The 18th — yes, eighteenth! — debate of the Republican presidential primary ended after most reasonable people had already gone to bed on Monday night.

Republican presidential hopefuls Rick Santorum, Mitt Romney, Newt Gingrich and Ron Paul take part in The Republican Presidential Debate at University of South Florida in Tampa, Florida, January 23, 2012. Florida will hold its Republican primary on January 31, 2012. AFP PHOTO/Emmanuel Dunand

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* Rick Santorum: The former Pennsylvania Senator is in a very tough spot in the race. He’s not part of the battle for frontrunner status — that’s between former Massachusetts governor Mitt Romney and former House Speaker Newt Gingrich — nor does he have the loyal following of Texas Rep. Ron Paul.

But if Santorum is in a political no man’s land, he didn’t show it last night. While he got far less time to speak than either Romney or Gingrich — a right decision by moderator Brian Williams given their relative standing in the polls — Santorum made the most with what he had.

As he had done in the debates last week, Santorum repeatedly attempted to lump Gingrich and Romney together as Obama-lite while presenting himself as the genuine conservative article.

In his best answer of the night — and the best overall answer from any candidate all night — Santorum detailed the apostasies of Gingrich and Romney on health care and climate change before adding: “They rejected conservatism when it was hard to stand.”

It remains to be seen whether Santorum’s strong debate can or will matter since the race is rapidly shaping up as a fight between Gingrich and Romney. But Santorum did everything he could Monday night to stay relevant.

* Mitt Romney: Was Romney as polished and smooth as he has been in most of the other debates? Nope. But he had a very different mission on Monday night than in the past gatherings — he was set on landing a series of body blows to Gingrich that will eventually, Romney and his team hope, weaken the former House Speaker.

It was a workmanlike performance from Romney; he hammered away at Gingrich’s record as speaker (he said “resign in disgrace” three times in as many minutes) and sought to force Gingrich on the defensive about what exactly he had done to earn $1.6 million from Freddie Mac.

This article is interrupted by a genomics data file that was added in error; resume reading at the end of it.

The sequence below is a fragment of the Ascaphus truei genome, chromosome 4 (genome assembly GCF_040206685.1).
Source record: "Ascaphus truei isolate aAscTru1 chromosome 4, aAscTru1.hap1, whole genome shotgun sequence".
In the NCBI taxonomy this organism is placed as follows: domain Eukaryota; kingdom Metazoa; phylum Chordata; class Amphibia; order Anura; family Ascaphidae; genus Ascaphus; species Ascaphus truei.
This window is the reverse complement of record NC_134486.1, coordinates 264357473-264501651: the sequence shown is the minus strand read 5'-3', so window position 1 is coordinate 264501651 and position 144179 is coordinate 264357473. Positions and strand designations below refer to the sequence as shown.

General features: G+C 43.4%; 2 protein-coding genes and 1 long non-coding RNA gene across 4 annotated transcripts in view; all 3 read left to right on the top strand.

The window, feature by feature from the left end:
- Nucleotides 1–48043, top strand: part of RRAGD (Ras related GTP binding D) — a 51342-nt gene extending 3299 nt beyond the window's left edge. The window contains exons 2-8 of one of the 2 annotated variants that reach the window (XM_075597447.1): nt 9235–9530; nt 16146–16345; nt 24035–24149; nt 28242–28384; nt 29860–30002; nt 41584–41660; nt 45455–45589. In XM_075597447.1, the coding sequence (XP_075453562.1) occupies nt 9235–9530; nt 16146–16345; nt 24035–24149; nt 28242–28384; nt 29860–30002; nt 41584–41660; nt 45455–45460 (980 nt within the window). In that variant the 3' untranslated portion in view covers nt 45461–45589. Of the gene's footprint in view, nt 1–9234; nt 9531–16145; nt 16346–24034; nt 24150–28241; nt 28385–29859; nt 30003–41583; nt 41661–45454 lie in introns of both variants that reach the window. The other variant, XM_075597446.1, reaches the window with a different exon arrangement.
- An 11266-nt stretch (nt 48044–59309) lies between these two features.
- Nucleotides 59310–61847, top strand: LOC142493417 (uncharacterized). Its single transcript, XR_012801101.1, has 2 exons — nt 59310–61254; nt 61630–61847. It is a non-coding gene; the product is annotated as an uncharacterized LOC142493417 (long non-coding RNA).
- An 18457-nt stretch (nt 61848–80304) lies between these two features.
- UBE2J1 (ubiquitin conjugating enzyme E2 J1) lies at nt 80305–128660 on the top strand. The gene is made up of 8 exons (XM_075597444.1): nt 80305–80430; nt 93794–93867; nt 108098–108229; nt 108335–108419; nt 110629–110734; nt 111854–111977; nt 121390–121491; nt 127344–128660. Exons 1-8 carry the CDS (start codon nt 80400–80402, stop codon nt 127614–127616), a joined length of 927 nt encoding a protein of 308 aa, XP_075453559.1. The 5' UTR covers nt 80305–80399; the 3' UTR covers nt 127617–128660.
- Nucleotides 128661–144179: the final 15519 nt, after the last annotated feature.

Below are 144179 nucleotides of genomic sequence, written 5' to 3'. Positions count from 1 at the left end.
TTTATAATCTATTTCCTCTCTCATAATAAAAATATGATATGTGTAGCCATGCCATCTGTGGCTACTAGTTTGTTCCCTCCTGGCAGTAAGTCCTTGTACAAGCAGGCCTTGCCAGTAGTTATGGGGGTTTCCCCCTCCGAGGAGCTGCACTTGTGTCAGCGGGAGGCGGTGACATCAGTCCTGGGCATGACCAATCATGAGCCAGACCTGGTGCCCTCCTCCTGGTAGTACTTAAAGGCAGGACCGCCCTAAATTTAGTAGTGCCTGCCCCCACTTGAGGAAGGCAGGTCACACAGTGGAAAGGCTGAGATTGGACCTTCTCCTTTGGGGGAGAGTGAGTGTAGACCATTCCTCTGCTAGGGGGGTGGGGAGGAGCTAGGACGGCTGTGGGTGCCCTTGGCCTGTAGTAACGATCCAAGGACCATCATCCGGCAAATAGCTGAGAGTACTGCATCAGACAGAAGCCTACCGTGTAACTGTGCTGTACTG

There was no knockout blow. That much is true. But for a guy who struggled badly — both in this campaign and his 2008 race — to go on attack, Romney handled himself well and, without question, softened Gingrich up some for the race to come.

One weak spot worth noting: Romney was, again, somewhat shaky on his tax returns answer — repeatedly highlighting that he had paid all of the taxes he was “legally” obligated to pay. Um, ok.

* Floridians: Most of these debates have been set in early voting states but have rarely spent much time on the actual issues of import to voters in those states. Not so during Monday night’s debate.

Illegal immigration, environmental regulations, sugar, the space program and even Terri Schiavo(!) came up for discussion, forcing the candidates to stretch beyond their typical talking points and make their case for why they are the best fit for Florida specifically.

While the extended sugar debate was a little much — more on that below — we thoroughly enjoyed some state-specific questions, particularly from the one and only Adam Smith of the Tampa Times.

* The first 15 minutes: Like the CNN debate last Thursday, the first 15 minutes of Monday’s night set-to was where all the excitement happened. Romney repeatedly attacked Gingrich while the former House Speaker seemingly fought against himself to appear calm and unflappable.

But, after those 15 minutes, things slowed down considerably.

It’s almost as if the candidates — like racehorses — are so amped up for the debate that when the thing actually starts, they rush out out the gate ready to run. Within 20 minutes though, their initial excitement is gone and they begin to slow in preparation for the longer race to come.

How’s THAT for horserace reporting? Zing!

* “Cane sugar hides behind beet sugar”: Yes, yes it does.


* The last 90 minutes: After the fireworks on the front end, the candidates seemed to retreat into their corners and avoided taking shots at one another for the rest of the night.

Romney likely figured he had done what he needed to do while the audience numbers were at their highest and Gingrich was very clearly trying to stay away from the sort of red-meat rhetoric that had defined his rise in the polls of late.

That plus the heavy policy focus of many of the questions — particularly the Florida-only section — made for a meaty final hour and a half. But it wasn’t the sort of rock’em, sock’em affair many people expected.

* Audience silence: After decidedly raucous — probably too raucous — debate audiences in both of last week’s presidential debates, the stony silence in which the audience in Tampa sat was vaguely unnerving.

On the one hand, it allowed the candidates more time to talk, which is a good thing. On the other, these debates are, at the end of the day, performance art of a sort so a little bit of audience participation tends to make them more fun.

* Saul Alinsky: Not one mention of the famous/infamous community organizer from Gingrich. To quote Gob Bluth: “Come on!”